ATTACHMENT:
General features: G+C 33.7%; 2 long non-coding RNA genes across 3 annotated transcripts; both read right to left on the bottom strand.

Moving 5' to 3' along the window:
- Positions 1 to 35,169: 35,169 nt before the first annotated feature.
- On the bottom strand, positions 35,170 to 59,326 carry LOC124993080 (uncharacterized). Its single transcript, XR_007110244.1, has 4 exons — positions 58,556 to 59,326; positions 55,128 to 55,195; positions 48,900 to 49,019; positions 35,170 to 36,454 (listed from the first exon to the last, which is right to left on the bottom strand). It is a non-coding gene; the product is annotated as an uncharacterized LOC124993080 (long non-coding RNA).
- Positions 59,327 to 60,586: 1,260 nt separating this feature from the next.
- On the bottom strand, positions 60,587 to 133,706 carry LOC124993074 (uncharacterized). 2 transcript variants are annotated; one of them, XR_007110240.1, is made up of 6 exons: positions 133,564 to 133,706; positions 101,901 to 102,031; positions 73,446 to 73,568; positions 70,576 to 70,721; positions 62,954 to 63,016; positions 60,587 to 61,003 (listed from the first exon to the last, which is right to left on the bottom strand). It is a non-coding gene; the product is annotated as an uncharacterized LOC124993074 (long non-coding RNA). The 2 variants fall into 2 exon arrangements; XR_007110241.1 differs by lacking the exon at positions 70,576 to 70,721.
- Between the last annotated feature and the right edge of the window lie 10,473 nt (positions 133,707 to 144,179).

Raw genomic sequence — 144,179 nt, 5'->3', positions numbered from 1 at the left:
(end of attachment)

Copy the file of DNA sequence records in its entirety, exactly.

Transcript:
General features: G+C 33.7%; 2 long non-coding RNA genes across 3 annotated transcripts; both read right to left on the bottom strand.

Moving 5' to 3' along the window:
- Positions 1 to 35,169: 35,169 nt before the first annotated feature.
- On the bottom strand, positions 35,170 to 59,326 carry LOC124993080 (uncharacterized). Its single transcript, XR_007110244.1, has 4 exons — positions 58,556 to 59,326; positions 55,128 to 55,195; positions 48,900 to 49,019; positions 35,170 to 36,454 (listed from the first exon to the last, which is right to left on the bottom strand). It is a non-coding gene; the product is annotated as an uncharacterized LOC124993080 (long non-coding RNA).
- Positions 59,327 to 60,586: 1,260 nt separating this feature from the next.
- On the bottom strand, positions 60,587 to 133,706 carry LOC124993074 (uncharacterized). 2 transcript variants are annotated; one of them, XR_007110240.1, is made up of 6 exons: positions 133,564 to 133,706; positions 101,901 to 102,031; positions 73,446 to 73,568; positions 70,576 to 70,721; positions 62,954 to 63,016; positions 60,587 to 61,003 (listed from the first exon to the last, which is right to left on the bottom strand). It is a non-coding gene; the product is annotated as an uncharacterized LOC124993074 (long non-coding RNA). The 2 variants fall into 2 exon arrangements; XR_007110241.1 differs by lacking the exon at positions 70,576 to 70,721.
- Between the last annotated feature and the right edge of the window lie 10,473 nt (positions 133,707 to 144,179).

Raw genomic sequence — 144,179 nt, 5'->3', positions numbered from 1 at the left: